Katherine M. Guthrie

QUESTION: How can we move forward together?

From Black Friday and holiday gift commercials to the beautifully decorated homes and storefronts, it’s hard to ignore that the holidays are now upon us. As a cancer survivor, you have additional reason to celebrate life. While this season is a time for us to renew our appreciation of life and its many blessings, the holidays can also be stressful.

This time of year always prompts us to think about the things that are most important to us. I’ve learned from cancer survivors that with a diagnosis often comes a reordering of priorities. That sentiment, coupled with the season, offers us a unique opportunity to pay attention to what really matters. In spite of the stress that can accompany the holidays, it’s important to spend time with the people we love, and make the season enjoyable for our children and grandchildren. Here are a few strategies you may find helpful.

Sometimes during this time of festivities and gatherings, survivors can feel isolated. People who love you may turn away, not because they don’t care, but because they don’t know how to react to your illness. If you are thinking of someone and want to reach out, but don’t know what to say or do, it’s OK to say, “I just don’t know what to say.” It’s important to make the call or send the card you’re considering. After all, you never know how much it might mean to the other person. Share your hope and communicate your blessings. Invite someone to your celebration who you know is alone for the holidays.

Simplify the holidays. Create a new holiday tradition that makes the most of your energy, such as planning potluck dinners or dining at a favorite restaurant. Send seasonal cards or letters after Christmas -- try New Year’s or Valentine’s Day. Reduce holiday gift exchanges and shop online or via catalogs when necessary. Buy holiday treats to reduce the amount of time you spend baking. Reach out for help when needed; for example, ask someone to decorate your home or trim the tree, then serve them hot chocolate and the pleasure of conversation in return.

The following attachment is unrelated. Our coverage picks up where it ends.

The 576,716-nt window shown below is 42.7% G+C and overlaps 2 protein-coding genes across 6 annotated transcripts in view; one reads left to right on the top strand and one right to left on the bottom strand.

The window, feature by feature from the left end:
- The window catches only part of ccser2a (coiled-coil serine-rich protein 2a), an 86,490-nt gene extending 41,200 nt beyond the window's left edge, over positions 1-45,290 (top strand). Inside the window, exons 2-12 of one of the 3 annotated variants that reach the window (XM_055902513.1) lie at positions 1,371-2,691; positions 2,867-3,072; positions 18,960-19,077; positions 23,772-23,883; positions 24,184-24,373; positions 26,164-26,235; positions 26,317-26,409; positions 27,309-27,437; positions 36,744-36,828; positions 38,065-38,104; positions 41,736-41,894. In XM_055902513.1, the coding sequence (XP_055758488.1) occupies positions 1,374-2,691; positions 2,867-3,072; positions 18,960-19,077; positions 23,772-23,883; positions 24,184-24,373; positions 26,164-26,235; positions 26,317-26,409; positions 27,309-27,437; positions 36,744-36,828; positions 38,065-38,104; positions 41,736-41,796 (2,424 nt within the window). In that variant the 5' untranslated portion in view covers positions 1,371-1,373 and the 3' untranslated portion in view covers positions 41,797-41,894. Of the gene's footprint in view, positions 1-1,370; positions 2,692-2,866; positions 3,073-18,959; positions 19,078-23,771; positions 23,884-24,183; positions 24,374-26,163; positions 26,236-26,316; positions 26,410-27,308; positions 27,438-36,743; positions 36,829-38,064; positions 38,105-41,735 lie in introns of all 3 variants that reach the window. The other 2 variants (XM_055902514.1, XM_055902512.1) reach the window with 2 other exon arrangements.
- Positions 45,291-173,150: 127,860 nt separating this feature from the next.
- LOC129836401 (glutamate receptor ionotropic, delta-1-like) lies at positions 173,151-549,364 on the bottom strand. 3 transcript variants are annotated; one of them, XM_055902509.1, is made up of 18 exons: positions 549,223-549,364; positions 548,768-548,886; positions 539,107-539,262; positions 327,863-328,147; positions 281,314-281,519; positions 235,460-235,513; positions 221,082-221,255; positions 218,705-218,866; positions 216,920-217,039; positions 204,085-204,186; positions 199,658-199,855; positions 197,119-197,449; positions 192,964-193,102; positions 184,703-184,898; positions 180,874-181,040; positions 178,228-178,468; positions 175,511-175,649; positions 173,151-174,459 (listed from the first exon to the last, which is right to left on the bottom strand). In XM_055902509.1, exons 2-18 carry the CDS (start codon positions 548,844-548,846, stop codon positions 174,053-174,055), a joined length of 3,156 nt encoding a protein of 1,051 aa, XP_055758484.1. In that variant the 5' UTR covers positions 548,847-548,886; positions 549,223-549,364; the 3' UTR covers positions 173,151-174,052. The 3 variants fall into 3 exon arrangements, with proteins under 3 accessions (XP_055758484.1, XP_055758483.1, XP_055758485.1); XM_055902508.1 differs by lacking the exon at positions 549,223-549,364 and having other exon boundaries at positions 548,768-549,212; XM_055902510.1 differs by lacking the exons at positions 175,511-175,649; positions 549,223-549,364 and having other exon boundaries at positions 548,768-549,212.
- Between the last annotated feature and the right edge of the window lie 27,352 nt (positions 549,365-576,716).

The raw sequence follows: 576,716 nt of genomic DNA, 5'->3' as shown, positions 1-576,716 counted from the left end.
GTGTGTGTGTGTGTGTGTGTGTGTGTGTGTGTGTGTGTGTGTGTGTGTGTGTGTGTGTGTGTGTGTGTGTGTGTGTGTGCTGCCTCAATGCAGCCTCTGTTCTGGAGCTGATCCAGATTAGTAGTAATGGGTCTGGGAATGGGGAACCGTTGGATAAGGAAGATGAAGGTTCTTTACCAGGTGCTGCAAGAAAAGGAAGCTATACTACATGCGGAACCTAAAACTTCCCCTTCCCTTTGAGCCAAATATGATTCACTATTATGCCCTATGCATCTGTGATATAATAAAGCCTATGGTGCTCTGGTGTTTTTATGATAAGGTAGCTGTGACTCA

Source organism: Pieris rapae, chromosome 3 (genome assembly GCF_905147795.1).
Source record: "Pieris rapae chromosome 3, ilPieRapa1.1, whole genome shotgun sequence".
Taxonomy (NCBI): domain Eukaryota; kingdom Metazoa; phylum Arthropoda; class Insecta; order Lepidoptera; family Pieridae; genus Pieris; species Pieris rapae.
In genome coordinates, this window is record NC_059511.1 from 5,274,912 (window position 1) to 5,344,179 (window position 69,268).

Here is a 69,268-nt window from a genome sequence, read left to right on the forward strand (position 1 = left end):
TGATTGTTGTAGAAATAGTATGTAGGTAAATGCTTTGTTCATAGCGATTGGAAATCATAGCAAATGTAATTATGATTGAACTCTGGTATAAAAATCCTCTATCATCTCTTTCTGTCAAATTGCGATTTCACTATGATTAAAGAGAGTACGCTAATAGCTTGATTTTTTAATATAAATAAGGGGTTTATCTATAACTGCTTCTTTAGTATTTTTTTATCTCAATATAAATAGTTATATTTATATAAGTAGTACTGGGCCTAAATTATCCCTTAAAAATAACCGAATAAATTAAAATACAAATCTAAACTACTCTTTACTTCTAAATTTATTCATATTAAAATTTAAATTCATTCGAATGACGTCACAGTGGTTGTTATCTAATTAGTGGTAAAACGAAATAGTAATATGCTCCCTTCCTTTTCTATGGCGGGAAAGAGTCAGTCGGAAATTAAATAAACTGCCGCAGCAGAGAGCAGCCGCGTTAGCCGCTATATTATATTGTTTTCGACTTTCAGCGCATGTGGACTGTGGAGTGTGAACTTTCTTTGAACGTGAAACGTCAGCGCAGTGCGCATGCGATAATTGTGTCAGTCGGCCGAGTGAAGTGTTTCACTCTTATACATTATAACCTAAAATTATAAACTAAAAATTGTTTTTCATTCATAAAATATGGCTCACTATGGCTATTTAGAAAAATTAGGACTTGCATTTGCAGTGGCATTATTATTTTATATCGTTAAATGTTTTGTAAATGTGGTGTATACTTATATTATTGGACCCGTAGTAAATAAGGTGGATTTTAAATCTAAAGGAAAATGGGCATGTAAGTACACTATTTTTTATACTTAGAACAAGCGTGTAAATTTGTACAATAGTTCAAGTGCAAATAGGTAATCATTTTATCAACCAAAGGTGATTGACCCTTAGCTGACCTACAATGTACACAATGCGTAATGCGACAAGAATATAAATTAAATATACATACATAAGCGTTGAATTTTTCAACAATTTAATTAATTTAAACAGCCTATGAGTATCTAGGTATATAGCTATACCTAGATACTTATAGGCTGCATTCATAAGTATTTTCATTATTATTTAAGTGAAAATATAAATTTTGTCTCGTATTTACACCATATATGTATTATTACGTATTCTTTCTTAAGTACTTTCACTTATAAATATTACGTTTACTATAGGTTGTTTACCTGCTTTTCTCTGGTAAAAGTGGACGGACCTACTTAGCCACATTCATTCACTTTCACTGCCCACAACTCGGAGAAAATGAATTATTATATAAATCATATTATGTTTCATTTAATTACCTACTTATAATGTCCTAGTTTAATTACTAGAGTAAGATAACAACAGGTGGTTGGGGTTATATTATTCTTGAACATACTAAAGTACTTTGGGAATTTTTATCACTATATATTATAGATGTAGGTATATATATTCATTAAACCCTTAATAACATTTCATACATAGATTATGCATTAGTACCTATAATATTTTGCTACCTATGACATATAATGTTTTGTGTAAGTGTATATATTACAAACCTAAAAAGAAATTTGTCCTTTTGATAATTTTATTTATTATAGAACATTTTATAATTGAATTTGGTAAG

Live in the moment. Realize your limitations and feel comfortable doing less. Don’t feel obligated to live up to others’ expectations. Express your love in more direct ways than gifts. There are no “shoulds.” Rededicate yourself to your spiritual growth. Slow down to celebrate the small things in life, including the blessings of each day.

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I hope these suggestions help you through your first, or maybe 10th, holiday season after being diagnosed. As we enter a new year, remember that Mission Hope Cancer Center provides free counseling for cancer patients and their families, support groups, educational lectures and services to our Central Coast community so we can continue to move forward.

From using our programs and services, to volunteering or making a donation, we thank you for your involvement. We know that when we join together, we truly don’t have to face cancer alone. Everyone at Mission Hope wishes you a blessed Thanksgiving, a joyous Christmas and a New Year that will bring hope.

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Have a question for Your Cancer Answers, a weekly column produced by Marian Regional Medical Center, Cancer Program? Email it to mariancancercare@dignityhealth.org.

Katherine Guthrie is senior regional director, cancer services at Mission Hope Cancer Center.

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